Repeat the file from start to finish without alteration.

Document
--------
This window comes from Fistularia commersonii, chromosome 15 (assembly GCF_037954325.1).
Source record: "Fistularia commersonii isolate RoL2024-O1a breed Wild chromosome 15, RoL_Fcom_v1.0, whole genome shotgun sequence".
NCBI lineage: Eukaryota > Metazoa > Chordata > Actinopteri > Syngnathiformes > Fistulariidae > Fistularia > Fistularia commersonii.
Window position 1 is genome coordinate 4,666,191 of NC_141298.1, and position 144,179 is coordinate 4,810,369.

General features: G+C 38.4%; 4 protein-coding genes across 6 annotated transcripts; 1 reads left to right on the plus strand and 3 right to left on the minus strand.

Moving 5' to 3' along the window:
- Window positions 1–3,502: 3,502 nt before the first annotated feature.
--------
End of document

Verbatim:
This window comes from Fistularia commersonii, chromosome 15 (assembly GCF_037954325.1).
Source record: "Fistularia commersonii isolate RoL2024-O1a breed Wild chromosome 15, RoL_Fcom_v1.0, whole genome shotgun sequence".
NCBI lineage: Eukaryota > Metazoa > Chordata > Actinopteri > Syngnathiformes > Fistulariidae > Fistularia > Fistularia commersonii.
Window position 1 is genome coordinate 4,666,191 of NC_141298.1, and position 144,179 is coordinate 4,810,369.

General features: G+C 38.4%; 4 protein-coding genes across 6 annotated transcripts; 1 reads left to right on the plus strand and 3 right to left on the minus strand.

Moving 5' to 3' along the window:
- Window positions 1–3,502: 3,502 nt before the first annotated feature.